1. News
  2. Publications
  3. Noble News and Views
  4. 2001
  5. March

Replacement Heifer Management

Posted Mar. 1, 2001

Several of the cooperators whom I have been in contact with during the past few months have indicated an interest in retaining and developing replacement heifers this year. If one considers the current position in the cattle cycle and the current and potential value of quality replacement females, this decision may be logical. There are several factors to consider to ensure that this venture is successful. An effective replacement heifer development program requires more time, labor, and feed resources than does the mature cow herd. However, if managed efficiently, heifer development can be cost effective, profitable, and relatively simple. The goal for a heifer development program should be to get the largest number of heifers bred in the shortest time and, ultimately, to get a high percentage of these first-calf heifers bred back for their second calf.

To become bred, yearling replacement heifers must reach puberty before the actual breeding season. Research has repeatedly shown that neither age nor actual body weight is a reliable predictor of reproductive ability: threshold values are a more effective indicator. Body weight relative to mature weight can effectively indicate puberty or first estrus in heifers. If 90 percent of a group of heifers are expected to be in heat during the breeding season, they should weigh a minimum of 65 percent of their expected mature weight at the beginning of the breeding season, which means the smallest heifer in the group, not the average of the group, should weigh 65 percent of her expected mature size at the start of the breeding season. Research has shown that the probability of breeding heifers that have reached or exceeded their minimum target weights is 80 to 90 percent. However, the conception rate of heifers lighter than their minimum target weight can be significantly lower.

Many commercial ranchers underestimate the mature size of their cow herd and consequently underestimate target weights for the heifers. This mistake is very easy to make, so keep it in mind as you are setting a target weight for your heifers.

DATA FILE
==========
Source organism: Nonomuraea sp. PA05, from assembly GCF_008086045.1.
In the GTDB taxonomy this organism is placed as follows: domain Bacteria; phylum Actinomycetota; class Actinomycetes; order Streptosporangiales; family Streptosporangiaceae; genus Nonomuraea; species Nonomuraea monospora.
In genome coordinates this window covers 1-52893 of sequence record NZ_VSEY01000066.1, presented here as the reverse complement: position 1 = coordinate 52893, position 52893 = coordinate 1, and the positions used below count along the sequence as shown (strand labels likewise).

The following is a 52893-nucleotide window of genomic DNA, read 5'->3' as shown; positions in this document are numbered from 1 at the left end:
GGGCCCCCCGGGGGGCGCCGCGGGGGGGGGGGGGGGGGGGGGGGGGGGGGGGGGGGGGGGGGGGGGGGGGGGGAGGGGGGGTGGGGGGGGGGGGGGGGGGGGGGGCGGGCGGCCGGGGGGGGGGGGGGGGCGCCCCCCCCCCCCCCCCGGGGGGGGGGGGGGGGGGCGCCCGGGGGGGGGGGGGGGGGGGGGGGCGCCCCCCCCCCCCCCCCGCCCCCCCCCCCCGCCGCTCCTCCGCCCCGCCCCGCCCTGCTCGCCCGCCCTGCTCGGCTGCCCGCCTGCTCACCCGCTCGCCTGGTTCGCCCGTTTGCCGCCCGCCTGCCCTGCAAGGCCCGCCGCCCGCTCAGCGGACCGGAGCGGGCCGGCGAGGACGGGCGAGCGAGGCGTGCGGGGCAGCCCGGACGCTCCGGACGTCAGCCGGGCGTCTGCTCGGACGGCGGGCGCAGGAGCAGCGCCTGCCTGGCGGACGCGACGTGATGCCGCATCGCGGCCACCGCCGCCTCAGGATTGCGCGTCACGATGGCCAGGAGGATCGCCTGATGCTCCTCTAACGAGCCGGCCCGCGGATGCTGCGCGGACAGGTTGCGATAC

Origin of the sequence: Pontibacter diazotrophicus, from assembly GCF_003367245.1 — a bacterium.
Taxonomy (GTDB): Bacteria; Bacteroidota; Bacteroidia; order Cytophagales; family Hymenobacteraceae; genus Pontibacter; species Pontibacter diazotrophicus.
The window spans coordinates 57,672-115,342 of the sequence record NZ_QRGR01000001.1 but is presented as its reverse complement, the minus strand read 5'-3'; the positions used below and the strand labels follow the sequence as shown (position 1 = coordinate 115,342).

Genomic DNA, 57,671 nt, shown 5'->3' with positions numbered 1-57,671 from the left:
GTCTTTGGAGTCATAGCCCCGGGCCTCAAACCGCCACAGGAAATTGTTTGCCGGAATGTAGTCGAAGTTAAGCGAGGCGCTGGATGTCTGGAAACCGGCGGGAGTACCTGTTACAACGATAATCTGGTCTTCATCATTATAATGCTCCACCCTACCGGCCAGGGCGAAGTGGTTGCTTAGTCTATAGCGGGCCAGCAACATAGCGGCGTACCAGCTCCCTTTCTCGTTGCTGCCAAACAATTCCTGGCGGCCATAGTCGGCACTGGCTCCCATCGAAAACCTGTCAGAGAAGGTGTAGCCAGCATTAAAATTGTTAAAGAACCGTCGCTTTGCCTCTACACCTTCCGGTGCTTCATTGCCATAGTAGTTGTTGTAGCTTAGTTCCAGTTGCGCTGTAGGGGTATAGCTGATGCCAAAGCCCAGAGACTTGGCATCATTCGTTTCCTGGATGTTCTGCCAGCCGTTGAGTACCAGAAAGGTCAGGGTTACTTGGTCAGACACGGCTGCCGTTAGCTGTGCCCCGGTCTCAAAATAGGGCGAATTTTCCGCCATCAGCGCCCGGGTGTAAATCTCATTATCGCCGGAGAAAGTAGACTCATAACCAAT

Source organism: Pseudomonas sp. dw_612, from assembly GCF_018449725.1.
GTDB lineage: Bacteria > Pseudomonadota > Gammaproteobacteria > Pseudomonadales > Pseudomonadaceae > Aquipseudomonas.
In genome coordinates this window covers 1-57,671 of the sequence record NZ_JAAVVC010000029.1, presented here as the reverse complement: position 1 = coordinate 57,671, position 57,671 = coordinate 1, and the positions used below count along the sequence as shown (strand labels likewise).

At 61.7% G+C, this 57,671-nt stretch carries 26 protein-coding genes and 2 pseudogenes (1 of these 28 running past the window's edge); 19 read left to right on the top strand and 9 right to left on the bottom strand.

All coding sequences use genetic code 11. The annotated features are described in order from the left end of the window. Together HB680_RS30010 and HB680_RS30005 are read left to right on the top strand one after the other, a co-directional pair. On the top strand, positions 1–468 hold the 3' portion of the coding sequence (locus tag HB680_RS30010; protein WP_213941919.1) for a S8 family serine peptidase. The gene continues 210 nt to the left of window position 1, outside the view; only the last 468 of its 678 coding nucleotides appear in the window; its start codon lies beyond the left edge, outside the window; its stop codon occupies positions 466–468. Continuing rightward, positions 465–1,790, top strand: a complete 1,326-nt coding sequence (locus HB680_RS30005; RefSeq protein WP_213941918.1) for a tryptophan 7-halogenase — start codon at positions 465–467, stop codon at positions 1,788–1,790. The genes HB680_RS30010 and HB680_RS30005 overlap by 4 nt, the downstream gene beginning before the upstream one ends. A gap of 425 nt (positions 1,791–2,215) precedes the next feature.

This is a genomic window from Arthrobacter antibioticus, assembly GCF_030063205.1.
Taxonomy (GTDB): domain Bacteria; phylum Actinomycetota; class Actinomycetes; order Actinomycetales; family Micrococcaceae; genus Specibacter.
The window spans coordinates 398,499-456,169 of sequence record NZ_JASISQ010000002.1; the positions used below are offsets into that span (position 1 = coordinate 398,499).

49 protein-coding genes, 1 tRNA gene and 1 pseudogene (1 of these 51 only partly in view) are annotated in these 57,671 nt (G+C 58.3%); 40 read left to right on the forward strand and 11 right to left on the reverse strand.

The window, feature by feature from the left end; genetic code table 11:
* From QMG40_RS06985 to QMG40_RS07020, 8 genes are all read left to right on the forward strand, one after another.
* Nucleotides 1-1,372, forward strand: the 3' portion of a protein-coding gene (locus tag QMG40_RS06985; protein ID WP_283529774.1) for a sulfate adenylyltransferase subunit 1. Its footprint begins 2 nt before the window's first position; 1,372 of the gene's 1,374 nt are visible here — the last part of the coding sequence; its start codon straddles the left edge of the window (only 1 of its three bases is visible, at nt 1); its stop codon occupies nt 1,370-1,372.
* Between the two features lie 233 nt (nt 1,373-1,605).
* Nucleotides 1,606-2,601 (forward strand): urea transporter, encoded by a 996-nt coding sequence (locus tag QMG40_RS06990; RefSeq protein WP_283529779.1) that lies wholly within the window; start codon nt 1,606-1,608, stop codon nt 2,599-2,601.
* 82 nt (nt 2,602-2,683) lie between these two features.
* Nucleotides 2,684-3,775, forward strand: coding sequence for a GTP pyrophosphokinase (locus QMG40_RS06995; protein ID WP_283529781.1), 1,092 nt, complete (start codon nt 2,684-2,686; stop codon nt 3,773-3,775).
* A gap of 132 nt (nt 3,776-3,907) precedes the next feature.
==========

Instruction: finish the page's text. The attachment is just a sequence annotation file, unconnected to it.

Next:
Most heifers of most Bos taurus breeds are expected to reach puberty by 12 to 14 months of age. Bos indicus heifers typically reach puberty at 14 to 18 months of age. Once again, these are thresholds, not absolutes. The actual minimum target weight for yearling heifers at the beginning of the breeding season differs widely among and within breeds and crossbreeding combinations. Within a breed or crossbreeding combination, there are very large differences in mature cow size from herd to herd because of herd differences in nutrient availability and genetic selection for growth. However, in nearly all cases the minimum target weight can be expressed as 65 percent of the anticipated mature weight. To maximize the conception rate of heifers, we should use a combination of age thresholds and 65 percent of mature weight.

Yearling heifers should be bred to start calving 15 to 30 days ahead of the mature cow herd and for no more than a 60-day calving season. Calving first-calf, two-year-old heifers early in the calving season gives them more time to recover from calving and ultimately a better chance of breeding back for their second calf. Keep in mind that the most nutritionally demanding time in a cow's lifetime is the first 30 to 120 days after she calves as a two-year-old, at which time there are several nutritional stresses, including lactation demands, continued growth, and tooth loss. On top of that, we are expecting these heifers to cycle and rebreed 60 to 90 days after calving. Therefore, these heifers must receive adequate supplements. Remember that the actual pounds of protein and energy are about the same for heifers and cows, but physiologically a heifer can't consume as much feed as a cow; therefore, you should supply a higher-quality diet to virgin and first-calf heifers.

People often ask how fast heifers should gain weight. Researchers at Kansas State University found that the reproductive performance of heifers that gained 0.55 pound per day until two months before breeding and then were grown at 2.5 pounds per day was equal to that of heifers grown at 1.31 pounds per day from November to May. Oklahoma State University workers have shown that heifers wintered at 0.6 pound of gain per day and then fed a complete ration that resulted in 1.9 pounds of gain per day reached puberty 20 to 30 days sooner than their counterparts that were fed to gain at more uniform rates. This information is particularly applicable this year because of the very restricted growth of winter pasture in most of our service area. It also reinforces the potential for accelerated heifer growth on spring small-grain pasture. Providing heifers with access to small-grain pasture for graze-out would allow them to graze high-quality pasture at an accelerated rate of gain until breeding.

You shouldn't ignore the advantage to using an ionophore in the diet of growing heifers. The feed additives monensin (Rumensin) and lasalocid (Bovatec) are ionophores that are approved for growing heifers. Research has shown that using either of these compounds in the diet of replacement heifers can increase daily gains by 0.10 to 0.20 pound per day and shorten the time to first estrus by 1 to 2 weeks.